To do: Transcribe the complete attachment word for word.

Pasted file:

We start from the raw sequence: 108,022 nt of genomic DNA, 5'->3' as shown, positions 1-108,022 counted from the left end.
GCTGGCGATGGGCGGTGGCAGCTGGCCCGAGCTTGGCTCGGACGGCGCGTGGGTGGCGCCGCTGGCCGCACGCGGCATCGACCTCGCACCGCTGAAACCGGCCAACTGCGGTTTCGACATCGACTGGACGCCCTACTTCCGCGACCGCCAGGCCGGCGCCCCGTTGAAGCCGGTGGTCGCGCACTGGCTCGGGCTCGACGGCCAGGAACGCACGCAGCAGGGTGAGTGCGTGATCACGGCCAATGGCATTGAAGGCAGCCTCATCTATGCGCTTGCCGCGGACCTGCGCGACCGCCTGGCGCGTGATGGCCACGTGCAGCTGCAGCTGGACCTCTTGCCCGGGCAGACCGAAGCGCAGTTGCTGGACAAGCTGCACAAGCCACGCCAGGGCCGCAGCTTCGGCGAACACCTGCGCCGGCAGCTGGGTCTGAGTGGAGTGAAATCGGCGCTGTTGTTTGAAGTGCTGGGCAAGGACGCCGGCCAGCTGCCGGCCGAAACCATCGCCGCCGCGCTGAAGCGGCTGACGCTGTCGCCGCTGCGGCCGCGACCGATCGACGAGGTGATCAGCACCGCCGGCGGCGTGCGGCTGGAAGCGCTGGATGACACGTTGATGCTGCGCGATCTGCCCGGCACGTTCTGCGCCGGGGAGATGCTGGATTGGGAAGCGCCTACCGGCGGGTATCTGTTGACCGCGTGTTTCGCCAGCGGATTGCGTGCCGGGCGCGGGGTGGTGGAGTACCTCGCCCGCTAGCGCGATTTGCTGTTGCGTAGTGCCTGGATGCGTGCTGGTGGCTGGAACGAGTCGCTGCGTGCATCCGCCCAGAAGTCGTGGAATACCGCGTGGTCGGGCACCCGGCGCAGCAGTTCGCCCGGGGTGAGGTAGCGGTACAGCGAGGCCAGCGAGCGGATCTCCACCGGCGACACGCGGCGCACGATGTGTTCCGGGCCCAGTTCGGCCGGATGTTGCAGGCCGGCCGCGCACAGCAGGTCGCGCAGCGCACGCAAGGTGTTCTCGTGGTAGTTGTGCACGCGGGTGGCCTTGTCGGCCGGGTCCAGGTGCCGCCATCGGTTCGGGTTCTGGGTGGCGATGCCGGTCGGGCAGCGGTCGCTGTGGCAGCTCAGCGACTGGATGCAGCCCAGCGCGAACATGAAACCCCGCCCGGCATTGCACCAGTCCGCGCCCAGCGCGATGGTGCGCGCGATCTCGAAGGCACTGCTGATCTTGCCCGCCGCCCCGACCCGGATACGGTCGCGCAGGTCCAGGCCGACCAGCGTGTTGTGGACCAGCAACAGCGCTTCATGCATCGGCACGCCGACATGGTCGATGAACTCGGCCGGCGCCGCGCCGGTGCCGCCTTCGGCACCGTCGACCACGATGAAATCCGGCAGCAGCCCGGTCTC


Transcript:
We start from the raw sequence: 108,022 nt of genomic DNA, 5'->3' as shown, positions 1-108,022 counted from the left end.
GCTGGCGATGGGCGGTGGCAGCTGGCCCGAGCTTGGCTCGGACGGCGCGTGGGTGGCGCCGCTGGCCGCACGCGGCATCGACCTCGCACCGCTGAAACCGGCCAACTGCGGTTTCGACATCGACTGGACGCCCTACTTCCGCGACCGCCAGGCCGGCGCCCCGTTGAAGCCGGTGGTCGCGCACTGGCTCGGGCTCGACGGCCAGGAACGCACGCAGCAGGGTGAGTGCGTGATCACGGCCAATGGCATTGAAGGCAGCCTCATCTATGCGCTTGCCGCGGACCTGCGCGACCGCCTGGCGCGTGATGGCCACGTGCAGCTGCAGCTGGACCTCTTGCCCGGGCAGACCGAAGCGCAGTTGCTGGACAAGCTGCACAAGCCACGCCAGGGCCGCAGCTTCGGCGAACACCTGCGCCGGCAGCTGGGTCTGAGTGGAGTGAAATCGGCGCTGTTGTTTGAAGTGCTGGGCAAGGACGCCGGCCAGCTGCCGGCCGAAACCATCGCCGCCGCGCTGAAGCGGCTGACGCTGTCGCCGCTGCGGCCGCGACCGATCGACGAGGTGATCAGCACCGCCGGCGGCGTGCGGCTGGAAGCGCTGGATGACACGTTGATGCTGCGCGATCTGCCCGGCACGTTCTGCGCCGGGGAGATGCTGGATTGGGAAGCGCCTACCGGCGGGTATCTGTTGACCGCGTGTTTCGCCAGCGGATTGCGTGCCGGGCGCGGGGTGGTGGAGTACCTCGCCCGCTAGCGCGATTTGCTGTTGCGTAGTGCCTGGATGCGTGCTGGTGGCTGGAACGAGTCGCTGCGTGCATCCGCCCAGAAGTCGTGGAATACCGCGTGGTCGGGCACCCGGCGCAGCAGTTCGCCCGGGGTGAGGTAGCGGTACAGCGAGGCCAGCGAGCGGATCTCCACCGGCGACACGCGGCGCACGATGTGTTCCGGGCCCAGTTCGGCCGGATGTTGCAGGCCGGCCGCGCACAGCAGGTCGCGCAGCGCACGCAAGGTGTTCTCGTGGTAGTTGTGCACGCGGGTGGCCTTGTCGGCCGGGTCCAGGTGCCGCCATCGGTTCGGGTTCTGGGTGGCGATGCCGGTCGGGCAGCGGTCGCTGTGGCAGCTCAGCGACTGGATGCAGCCCAGCGCGAACATGAAACCCCGCCCGGCATTGCACCAGTCCGCGCCCAGCGCGATGGTGCGCGCGATCTCGAAGGCACTGCTGATCTTGCCCGCCGCCCCGACCCGGATACGGTCGCGCAGGTCCAGGCCGACCAGCGTGTTGTGGACCAGCAACAGCGCTTCATGCATCGGCACGCCGACATGGTCGATGAACTCGGCCGGCGCCGCGCCGGTGCCGCCTTCGGCACCGTCGACCACGATGAAATCCGGCAGCAGCCCGGTCTC